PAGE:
Stack Overflow is a community of 4.7 million programmers, just like you, helping each other.

Join them; it only takes a minute:

Sign up
Join the Stack Overflow community to:
  1. Ask programming questions
  2. Answer and help your peers
  3. Get recognized for your expertise

I have been investigating about creating a UDP server, at first i though i would have to get a dedicated server as i want to run EXE on the server but i currently have a shared server and i believe most ports are open.

I notice that with the WCF 4.5 (pre release) you can create UDP services, would these work in the same way as a UDP server hence a client could send messages to the UDP service in the same way (i.e. UDPClient class).

I presume this is available in 4.5 only and not 4 / 3.5?

What are the pros and cons of running a UDP server vs WCF service with UDP binding?

As far as hosting the UDP WCF service, can this be done on IIS like a standard WCF HTTP service?

Or a console application is required? Of course if a console app is required or something similar then this doesn't help me as I would still need a dedicated server to host the item. This is where i am a little confused.

share|improve this question
up vote 1 down vote accepted

Here's what I've read in What’s new in WCF 4.5? UDP transport support:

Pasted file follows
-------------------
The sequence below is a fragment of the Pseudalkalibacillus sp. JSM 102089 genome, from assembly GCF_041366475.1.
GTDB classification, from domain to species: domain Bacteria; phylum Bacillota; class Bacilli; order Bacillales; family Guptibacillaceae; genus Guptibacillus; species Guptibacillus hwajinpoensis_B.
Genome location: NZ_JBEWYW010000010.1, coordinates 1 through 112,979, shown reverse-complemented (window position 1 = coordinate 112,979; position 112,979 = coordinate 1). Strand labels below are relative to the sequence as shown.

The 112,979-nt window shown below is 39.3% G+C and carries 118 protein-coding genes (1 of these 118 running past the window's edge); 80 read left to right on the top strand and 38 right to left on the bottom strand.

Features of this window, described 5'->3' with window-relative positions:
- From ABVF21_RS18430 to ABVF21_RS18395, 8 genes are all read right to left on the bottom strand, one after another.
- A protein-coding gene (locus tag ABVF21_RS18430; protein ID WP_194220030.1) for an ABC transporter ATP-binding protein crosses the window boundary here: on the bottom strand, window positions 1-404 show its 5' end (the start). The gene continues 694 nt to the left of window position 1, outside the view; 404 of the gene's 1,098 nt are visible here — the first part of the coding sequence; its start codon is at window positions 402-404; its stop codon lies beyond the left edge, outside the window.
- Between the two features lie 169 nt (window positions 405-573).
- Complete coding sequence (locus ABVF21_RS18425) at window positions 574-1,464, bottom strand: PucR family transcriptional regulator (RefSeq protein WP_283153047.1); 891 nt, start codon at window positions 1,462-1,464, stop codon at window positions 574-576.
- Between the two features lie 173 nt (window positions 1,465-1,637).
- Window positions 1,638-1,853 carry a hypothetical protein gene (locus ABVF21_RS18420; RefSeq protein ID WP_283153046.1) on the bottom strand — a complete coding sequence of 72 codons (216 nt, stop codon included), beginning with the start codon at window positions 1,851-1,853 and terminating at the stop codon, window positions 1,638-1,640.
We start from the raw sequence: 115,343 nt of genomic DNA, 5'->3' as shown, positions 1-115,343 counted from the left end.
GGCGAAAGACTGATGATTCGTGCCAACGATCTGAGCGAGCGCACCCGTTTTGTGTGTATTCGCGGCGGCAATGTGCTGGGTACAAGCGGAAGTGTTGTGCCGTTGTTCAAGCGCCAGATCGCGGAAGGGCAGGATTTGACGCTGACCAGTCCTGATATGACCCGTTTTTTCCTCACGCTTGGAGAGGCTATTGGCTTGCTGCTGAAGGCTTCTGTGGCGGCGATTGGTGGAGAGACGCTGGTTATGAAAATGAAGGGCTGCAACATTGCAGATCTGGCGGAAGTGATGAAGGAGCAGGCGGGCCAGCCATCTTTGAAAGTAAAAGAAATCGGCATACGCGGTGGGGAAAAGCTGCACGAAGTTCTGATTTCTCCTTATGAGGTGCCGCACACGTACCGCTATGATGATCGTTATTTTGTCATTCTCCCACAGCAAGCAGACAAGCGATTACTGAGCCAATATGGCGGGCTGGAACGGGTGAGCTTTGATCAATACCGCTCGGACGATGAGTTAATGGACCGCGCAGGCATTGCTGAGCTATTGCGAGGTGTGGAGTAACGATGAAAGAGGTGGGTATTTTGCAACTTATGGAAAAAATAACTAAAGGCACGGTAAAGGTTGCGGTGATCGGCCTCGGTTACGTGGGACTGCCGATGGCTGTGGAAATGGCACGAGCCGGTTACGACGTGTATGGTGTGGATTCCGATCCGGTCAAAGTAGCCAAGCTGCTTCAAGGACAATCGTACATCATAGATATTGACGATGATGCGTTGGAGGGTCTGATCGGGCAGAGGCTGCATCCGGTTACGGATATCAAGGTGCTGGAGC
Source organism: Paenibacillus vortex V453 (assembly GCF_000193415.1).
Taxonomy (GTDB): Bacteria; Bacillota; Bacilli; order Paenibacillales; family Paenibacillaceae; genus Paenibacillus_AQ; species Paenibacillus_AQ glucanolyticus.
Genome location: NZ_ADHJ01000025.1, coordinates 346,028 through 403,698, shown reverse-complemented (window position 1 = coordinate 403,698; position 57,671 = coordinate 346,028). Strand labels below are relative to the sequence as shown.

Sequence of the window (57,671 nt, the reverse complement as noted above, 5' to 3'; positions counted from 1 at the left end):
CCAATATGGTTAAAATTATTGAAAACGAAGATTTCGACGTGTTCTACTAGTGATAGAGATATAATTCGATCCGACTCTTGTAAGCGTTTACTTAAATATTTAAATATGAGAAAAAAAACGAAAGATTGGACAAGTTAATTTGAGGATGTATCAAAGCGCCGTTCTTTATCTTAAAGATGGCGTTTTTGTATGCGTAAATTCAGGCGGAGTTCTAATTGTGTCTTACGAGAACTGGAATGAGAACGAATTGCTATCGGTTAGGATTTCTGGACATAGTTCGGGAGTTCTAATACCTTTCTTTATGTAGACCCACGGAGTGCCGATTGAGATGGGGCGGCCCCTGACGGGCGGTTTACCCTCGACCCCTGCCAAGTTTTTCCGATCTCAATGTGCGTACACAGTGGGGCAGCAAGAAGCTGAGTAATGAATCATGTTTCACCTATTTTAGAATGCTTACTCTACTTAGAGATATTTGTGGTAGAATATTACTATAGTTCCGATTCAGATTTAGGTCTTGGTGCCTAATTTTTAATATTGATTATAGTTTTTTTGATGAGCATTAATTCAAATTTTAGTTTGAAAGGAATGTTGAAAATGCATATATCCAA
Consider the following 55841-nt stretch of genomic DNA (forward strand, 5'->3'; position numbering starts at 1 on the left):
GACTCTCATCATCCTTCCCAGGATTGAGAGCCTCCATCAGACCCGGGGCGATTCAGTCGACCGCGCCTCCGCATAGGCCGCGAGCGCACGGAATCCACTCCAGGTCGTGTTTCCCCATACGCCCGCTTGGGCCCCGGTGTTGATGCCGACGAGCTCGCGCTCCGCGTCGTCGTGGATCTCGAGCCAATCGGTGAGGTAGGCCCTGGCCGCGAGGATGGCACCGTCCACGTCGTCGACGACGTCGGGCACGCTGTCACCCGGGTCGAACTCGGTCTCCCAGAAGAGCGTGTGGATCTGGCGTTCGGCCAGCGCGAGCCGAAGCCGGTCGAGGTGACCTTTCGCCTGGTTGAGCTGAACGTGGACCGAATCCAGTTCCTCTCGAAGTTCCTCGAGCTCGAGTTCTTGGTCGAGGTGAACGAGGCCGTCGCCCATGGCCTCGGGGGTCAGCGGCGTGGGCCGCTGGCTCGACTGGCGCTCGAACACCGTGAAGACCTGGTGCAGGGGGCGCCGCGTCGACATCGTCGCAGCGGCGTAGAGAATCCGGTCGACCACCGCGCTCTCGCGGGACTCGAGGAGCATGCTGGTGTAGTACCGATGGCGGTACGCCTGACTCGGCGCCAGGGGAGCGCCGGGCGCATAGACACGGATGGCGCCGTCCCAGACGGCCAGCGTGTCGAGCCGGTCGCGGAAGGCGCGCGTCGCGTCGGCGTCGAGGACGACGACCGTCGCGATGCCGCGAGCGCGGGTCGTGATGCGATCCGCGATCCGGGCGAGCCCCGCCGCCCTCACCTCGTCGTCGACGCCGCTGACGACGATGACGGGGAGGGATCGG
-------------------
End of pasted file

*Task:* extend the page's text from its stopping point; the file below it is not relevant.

The binding is not supported in IIS/WAS, since there is still no UDP shared listener for WAS

share|improve this answer
Thanks, ermm thats not good news then :-) So my options are to host in a console app, win service etc. So whats pros and cons are there with using the WCF udp service rather than writing a similar service using thd UDP classes? Thanks for your reply! – Martin Jun 17 '12 at 10:04
@Martin: I think windows service is a good way to implement that. Later probably you will be able to switch to self-hosting WCF service bound to UDP. – abatishchev Jun 17 '12 at 10:59
@Martin: I would use FCL/WCF in maximum to minimize your own code, because it will be less error-prone, it will be more tested and reliable. – abatishchev Jun 17 '12 at 11:01

Your Answer


By posting your answer, you agree to the privacy policy and terms of service.

Not the answer you're looking for? Browse other questions tagged or ask your own question.